“I’m in it for the kids, that’s it,” Bloomfield said, telling me he once toured a charter school and wished there were more schools like it in the district.

Goldberg doesn’t deny there are some very good charter schools, but she believes they leave traditional schools with the most challenging students and fewer resources to serve them. Some people disagree with that version of reality, but does it mean Goldberg should be vilified for something in which she believes passionately?

“It was never my intent to do a character assassination. It was just to lay out the facts,” Bloomfield told me, saying he stands by everything in the mailers.


And I stand by my claim that he cherry-picked her long record as a legislator, City Council member and school board member to paint a picture that fundamentally misrepresents the essence of who Goldberg is.

The truth, Bloomfield argued, is that he’s been the victim of misrepresentations coming from “the other side” following his attacks on Goldberg.

“I never gave a dime to the Koch brothers, nor did I give the Republican Party any money last year,” he said. “I do not favor cuts to education, I do not favor cuts to teachers’ healthcare, and I do not want to privatize schools.”

What he does want is for Duran to beat Goldberg in March, but there’s something worth noting about that.

Bloomfield has not met Duran, the candidate he has spent $1 million to support.

Then how does he know she’s got what it takes?

“Because someone whom I highly respect and is an expert in education has,” Bloomfield said, “and that person highly recommended her.”

I’m going to have to give Bloomfield a D-minus on that effort, and I’m being generous. And by the way, if Duran is the answer, why not spend more money building her up and less money shooting down Goldberg for things that have zero to do with real, day-to-day issues of running a school district?


“The saddest thing,” Bloomfield said, “is that comparative mailers work.”

Maybe they do, maybe they don’t, but either way, no one has to stoop to that level.

Bloomfield made a what-goes-around-comes-around argument. He said that when charter-friendly Marshall Tuck ran for state superintendent of schools in 2018, he was smeared by union-friendly supporters of the victorious Tony Thurmond. Bloomfield ripped The Times for not criticizing negative campaigning in that race, and maybe his gripe is fair. The union side can play dirty, too, and in recent years has pilloried charter supporters as tools of President Trump. Bloomfield insists he is no fan of Trump.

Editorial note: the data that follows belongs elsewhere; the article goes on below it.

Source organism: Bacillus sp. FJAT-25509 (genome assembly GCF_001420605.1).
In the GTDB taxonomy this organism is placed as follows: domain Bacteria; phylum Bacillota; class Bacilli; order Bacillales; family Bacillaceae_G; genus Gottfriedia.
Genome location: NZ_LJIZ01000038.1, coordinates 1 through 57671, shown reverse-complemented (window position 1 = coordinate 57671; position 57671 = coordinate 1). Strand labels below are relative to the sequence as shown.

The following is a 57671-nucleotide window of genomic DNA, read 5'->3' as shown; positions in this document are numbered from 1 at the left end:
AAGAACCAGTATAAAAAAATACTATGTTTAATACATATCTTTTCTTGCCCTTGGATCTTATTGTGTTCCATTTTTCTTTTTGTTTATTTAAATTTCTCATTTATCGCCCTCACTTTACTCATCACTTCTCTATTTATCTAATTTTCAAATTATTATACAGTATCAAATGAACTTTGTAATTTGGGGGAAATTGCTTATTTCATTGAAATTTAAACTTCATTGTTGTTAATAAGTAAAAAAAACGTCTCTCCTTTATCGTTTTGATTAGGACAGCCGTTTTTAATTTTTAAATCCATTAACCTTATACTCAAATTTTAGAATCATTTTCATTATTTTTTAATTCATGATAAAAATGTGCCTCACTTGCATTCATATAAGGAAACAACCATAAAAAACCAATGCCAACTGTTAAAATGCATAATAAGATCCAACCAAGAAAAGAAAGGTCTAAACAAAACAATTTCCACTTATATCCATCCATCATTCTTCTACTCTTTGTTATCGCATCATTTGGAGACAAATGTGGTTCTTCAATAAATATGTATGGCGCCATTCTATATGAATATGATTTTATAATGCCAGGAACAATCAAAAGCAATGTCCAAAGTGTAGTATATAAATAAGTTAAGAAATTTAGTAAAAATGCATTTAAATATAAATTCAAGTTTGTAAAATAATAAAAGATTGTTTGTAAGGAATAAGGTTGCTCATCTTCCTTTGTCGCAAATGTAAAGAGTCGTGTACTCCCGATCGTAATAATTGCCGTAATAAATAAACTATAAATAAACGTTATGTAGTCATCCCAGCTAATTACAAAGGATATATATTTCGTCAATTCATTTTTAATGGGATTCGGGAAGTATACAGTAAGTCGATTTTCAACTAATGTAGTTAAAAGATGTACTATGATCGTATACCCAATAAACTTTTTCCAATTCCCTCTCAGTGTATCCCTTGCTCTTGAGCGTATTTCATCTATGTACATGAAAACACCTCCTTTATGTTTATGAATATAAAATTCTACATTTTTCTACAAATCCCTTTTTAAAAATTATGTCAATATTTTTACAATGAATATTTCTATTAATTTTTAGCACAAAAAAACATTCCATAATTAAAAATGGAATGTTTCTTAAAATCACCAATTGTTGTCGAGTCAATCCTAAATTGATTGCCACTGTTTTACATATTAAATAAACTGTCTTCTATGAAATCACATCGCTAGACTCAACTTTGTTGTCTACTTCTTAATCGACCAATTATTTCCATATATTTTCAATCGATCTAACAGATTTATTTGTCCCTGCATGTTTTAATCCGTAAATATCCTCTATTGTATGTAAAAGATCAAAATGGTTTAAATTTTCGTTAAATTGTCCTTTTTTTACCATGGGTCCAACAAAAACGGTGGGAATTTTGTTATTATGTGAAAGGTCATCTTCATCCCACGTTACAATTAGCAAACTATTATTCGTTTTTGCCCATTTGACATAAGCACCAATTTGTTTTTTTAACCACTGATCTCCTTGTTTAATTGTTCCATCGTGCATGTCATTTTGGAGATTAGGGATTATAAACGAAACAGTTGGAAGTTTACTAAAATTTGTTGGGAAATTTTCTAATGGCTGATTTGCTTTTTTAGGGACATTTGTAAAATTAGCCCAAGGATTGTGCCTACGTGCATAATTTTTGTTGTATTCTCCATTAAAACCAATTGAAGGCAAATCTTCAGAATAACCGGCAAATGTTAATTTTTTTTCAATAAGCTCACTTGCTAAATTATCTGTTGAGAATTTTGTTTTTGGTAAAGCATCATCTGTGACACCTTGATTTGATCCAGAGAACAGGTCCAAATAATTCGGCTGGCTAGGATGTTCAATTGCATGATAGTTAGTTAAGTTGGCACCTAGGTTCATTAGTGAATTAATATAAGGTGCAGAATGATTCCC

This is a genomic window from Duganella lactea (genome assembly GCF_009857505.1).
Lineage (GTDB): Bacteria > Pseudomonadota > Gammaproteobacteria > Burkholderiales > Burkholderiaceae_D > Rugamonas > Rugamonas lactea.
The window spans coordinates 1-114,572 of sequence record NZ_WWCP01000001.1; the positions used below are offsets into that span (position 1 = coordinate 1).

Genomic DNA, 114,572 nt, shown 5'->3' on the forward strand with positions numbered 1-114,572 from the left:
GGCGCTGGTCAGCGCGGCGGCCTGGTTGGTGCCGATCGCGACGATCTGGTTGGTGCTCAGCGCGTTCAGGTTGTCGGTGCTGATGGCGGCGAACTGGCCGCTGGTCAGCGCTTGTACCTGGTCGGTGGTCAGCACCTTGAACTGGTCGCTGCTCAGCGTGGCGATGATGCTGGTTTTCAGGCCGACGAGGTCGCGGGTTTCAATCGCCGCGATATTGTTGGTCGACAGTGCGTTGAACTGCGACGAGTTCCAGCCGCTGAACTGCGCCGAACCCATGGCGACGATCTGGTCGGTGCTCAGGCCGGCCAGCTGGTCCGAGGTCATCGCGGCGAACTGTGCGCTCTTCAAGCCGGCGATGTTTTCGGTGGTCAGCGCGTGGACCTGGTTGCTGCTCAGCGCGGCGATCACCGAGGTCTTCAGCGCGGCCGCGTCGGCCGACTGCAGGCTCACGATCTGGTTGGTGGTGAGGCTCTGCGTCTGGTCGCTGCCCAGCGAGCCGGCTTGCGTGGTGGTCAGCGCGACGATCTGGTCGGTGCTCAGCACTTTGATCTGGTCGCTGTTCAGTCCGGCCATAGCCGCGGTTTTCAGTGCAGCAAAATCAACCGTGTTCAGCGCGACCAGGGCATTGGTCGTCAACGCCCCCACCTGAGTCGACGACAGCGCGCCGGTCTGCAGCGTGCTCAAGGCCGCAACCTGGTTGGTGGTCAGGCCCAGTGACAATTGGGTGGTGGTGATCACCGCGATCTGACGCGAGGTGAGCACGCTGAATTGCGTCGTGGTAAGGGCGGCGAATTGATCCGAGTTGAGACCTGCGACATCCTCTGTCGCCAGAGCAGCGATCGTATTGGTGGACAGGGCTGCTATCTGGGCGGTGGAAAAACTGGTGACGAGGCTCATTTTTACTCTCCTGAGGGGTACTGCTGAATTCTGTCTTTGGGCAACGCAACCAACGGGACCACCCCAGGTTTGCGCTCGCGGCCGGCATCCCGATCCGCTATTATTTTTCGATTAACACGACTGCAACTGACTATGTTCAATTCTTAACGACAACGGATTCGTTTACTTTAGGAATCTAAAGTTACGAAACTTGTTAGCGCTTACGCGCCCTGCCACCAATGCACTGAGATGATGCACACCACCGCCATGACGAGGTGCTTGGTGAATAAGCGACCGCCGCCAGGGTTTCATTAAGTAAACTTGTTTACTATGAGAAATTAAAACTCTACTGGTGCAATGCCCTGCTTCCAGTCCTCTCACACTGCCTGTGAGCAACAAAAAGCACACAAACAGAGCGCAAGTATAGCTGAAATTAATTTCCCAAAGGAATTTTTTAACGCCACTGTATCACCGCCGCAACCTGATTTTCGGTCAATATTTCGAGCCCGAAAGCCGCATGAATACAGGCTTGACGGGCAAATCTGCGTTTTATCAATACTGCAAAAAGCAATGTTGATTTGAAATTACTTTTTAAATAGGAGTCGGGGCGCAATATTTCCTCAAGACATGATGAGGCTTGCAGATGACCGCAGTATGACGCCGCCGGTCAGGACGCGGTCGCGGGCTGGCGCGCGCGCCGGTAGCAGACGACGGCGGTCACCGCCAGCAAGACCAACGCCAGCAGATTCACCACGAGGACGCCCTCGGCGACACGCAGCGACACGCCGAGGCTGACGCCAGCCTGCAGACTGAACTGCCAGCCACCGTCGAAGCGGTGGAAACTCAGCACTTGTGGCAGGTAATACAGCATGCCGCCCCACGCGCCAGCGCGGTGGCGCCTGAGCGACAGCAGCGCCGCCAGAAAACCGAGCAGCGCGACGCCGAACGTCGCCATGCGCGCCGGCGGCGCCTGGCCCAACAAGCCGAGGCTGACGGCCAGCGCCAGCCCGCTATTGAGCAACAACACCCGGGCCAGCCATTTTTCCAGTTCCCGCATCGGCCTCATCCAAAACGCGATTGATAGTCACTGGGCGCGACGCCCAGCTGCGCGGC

“I was emotional after what happened to Marshall because I think kids in this state would have been much better off if he won,” he said.

In clarifying his position on charters, Bloomfield said this to my colleague Blume:

“I do think charters play a role in communities where the traditional public schools continue to fail our children, but I would absolutely prefer for the district public schools to do better and thus eliminate the need for charters.”

I understand the sentiment, but as I’ve said before, I don’t think our public schools are failing our children, no matter how many well-intended millionaires in the so-called reform movement think it’s as simple as that.

The story of what happened to California’s public schools is that they became less of a priority for many in the state when the student body went from majority white to majority nonwhite, and Proposition 13 shredded funding for school systems that have never recovered.

There’s plenty of room for improvement, sure, but 80% of LAUSD’s roughly 550,000 students live in poverty, and California’s national rank in spending per pupil is well below what it was when I attended public schools in the state. It’s not easy to reverse massive socioeconomic disparities in a district that has seen draconian cuts, with falling-apart buildings and the gradual stripping of support staff.


If Bloomfield wants to make a difference, Goldberg said, he’d be better off spending his money on the new Proposition 13, a bond measure that would raise $15 billion for upgrades and new construction in K-College schools.

“I just wrote a check for $100,000,” Bloomfield said.

That’s a start, and a better way to make a difference, in my opinion, than paying for those rubbish mailers.